Romania: Questions Raised over Graft and Incompetence in Tragic Nightclub Fire
Prosecutors have detained three owners of a Romanian nightclub where a fireworks accident on Friday killed dozens of people, as officials pointed the finger at each other for failed oversight of the central Bucharest venue.
Mincu Constantin, 36, Alin Anăstăsescu, 28 and Paul Cătălin Gancea, 28, were taken into 30-day detention today, accused of manslaughter as the death toll from a fire at Club Colectiv rose to 32 and 130 people remained in hospital, of whom 50 were in a critical condition.
Last Friday, the club hosted a gig by local band Goodbye to Gravity to launch their new album Mantras of War. Entrance was free, and doors opened at 8.30pm. According to witnesses and local authorities, stage pyrotechnics used during the set caused fire to break out – to tragic effect.
In the aftermath of the tragedy, critics said Romanian authorities were unprepared and that the incident exposed failures in public systems such as fire safety enforcement.
Raed Arafat, secretary for emergency responses at the Interior Ministry, said the nightclub was operating without the proper fire safety oversight: "The State Inspectorate for Emergency Situations did not give out any authorization or any other form of official document for [events at this nightclub].”
But Popescu Piedone, mayor of the town hall responsible for Colectiv’s operations permit, issued a conflicting statement Saturday saying that all the club’s documents had been in order.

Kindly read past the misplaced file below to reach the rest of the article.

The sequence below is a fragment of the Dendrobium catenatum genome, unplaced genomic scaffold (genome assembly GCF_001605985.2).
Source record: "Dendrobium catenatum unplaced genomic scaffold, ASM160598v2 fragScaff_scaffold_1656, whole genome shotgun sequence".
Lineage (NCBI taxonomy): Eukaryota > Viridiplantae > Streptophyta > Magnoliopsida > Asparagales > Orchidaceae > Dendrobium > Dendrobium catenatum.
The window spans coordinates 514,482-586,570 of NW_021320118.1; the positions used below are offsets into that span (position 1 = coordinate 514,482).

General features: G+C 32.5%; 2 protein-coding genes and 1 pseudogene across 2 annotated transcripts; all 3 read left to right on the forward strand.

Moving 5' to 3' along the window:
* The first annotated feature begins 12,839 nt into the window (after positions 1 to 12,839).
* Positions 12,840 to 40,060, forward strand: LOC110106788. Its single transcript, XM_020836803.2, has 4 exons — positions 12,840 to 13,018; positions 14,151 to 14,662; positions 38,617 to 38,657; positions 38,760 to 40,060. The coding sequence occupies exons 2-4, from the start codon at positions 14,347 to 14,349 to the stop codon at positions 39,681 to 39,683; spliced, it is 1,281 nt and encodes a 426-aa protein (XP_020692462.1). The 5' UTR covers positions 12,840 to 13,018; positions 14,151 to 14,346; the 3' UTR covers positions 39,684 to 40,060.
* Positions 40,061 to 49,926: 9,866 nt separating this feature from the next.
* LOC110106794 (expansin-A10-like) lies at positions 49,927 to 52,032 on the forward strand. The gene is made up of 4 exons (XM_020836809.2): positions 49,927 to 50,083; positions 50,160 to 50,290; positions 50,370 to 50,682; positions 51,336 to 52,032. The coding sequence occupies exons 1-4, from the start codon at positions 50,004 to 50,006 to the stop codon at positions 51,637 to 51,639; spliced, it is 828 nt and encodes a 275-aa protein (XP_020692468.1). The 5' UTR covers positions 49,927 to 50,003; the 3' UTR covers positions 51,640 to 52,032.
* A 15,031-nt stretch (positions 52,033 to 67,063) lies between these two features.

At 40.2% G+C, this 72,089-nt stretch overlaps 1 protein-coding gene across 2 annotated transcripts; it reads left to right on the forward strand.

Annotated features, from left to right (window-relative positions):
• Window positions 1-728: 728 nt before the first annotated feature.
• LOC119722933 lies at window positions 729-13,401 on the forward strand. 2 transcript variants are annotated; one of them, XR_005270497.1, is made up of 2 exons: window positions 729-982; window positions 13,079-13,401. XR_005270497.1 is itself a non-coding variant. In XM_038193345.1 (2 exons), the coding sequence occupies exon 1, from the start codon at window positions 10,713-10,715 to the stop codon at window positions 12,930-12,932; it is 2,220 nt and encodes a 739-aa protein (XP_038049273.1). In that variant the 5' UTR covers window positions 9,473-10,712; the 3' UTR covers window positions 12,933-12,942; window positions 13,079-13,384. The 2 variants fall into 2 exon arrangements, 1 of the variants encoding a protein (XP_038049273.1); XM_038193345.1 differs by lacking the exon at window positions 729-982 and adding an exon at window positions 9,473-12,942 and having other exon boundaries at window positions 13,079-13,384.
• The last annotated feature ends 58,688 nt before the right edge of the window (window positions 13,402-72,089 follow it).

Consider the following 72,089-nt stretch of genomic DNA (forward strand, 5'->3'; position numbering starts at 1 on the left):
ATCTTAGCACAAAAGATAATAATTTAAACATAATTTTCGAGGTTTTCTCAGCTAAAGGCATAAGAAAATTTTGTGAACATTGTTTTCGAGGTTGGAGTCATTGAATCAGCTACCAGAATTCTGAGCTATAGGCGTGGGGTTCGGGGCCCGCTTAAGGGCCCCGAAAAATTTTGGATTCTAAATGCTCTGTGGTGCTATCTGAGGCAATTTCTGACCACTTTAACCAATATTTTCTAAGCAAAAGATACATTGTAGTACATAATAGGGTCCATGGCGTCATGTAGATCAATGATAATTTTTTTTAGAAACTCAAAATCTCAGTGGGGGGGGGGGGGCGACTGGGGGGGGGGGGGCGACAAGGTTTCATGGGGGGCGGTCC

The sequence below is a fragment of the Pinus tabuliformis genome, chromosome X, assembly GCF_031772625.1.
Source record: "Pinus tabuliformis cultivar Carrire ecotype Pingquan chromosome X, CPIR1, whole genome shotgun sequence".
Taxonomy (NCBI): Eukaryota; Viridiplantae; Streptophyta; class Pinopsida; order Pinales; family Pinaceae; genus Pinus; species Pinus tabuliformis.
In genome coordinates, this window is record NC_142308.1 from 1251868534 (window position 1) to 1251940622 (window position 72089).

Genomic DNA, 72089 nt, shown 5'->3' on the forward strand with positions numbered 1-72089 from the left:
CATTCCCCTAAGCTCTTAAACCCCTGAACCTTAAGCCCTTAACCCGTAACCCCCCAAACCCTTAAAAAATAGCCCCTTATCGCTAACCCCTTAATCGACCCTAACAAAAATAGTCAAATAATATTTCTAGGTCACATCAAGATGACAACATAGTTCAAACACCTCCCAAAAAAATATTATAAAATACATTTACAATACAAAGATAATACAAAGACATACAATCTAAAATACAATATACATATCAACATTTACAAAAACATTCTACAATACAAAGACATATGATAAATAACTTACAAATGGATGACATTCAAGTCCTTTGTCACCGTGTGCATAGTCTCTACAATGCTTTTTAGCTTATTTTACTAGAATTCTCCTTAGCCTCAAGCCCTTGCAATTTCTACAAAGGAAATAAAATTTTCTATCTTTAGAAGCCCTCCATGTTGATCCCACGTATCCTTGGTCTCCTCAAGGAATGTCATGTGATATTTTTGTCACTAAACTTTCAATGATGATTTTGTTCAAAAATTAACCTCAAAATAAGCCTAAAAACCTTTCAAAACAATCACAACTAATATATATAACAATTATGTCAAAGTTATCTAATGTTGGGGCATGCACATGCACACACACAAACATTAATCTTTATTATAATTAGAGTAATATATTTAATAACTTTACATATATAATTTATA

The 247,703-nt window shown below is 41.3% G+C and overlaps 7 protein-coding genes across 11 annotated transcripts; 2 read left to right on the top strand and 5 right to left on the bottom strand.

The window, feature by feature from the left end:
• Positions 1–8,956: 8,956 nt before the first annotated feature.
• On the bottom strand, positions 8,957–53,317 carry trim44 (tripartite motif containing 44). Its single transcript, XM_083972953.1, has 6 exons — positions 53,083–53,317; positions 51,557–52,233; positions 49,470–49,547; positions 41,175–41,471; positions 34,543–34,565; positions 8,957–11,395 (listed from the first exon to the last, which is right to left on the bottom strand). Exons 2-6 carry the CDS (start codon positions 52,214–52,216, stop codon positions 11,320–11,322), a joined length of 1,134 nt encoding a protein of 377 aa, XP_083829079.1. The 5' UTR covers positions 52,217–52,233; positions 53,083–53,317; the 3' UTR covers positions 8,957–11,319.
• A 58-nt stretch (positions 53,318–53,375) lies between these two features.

He said: "We have a file with all their documents. We fulfilled all the legal rules for issuing the permit."
Prosecutors now say that the club owners lied about the capacity of the club, saying it was less than 80, to avoid seeking a permit from the State Inspectorate for Emergency Situations. Up to 400 people are thought to have been present when the fire broke out.
President Klaus Iohannis weighed in on Sunday to point the finger at inefficiency and graft: "We cannot tolerate the incompetence of authorities and institutions. We cannot allow corruption to stretch until it kills.”
He added: “We need to be united and ask the authorities to ensure such tragedies never happen again. Dozens of young people and their families deserve our commitment."
Soon after the fire, several club owners in the capital closed their bars for fear that they were not properly protecting customers.
Andrei Șoșa, owner of Expirat Club, complained that authorities had not provided the oversight to prevent him running an unsafe club.
He said: “Since 2003, I have put the lives of thousands of people in danger. Weekend after weekend. And, once in a while, during the week.”
He added: “I took it upon myself to gain a detailed knowledge of the [relevant] laws […] The club functioned on my sole responsibility for 14 years. Did anybody ‘pull off my ears’ in these years?” he said on his Facebook page.
Questions were also publicly raised as to why a multimillion-dollar burns facility, completed in 2010, was not in sufficient working order to treat victims of the fire.
Experts told local media that staffing shortages were to blame for the high-end Floreasca Clinic being out of action.
By Ana Poenariu in Bucharest for RISE Project, an OCCRP partner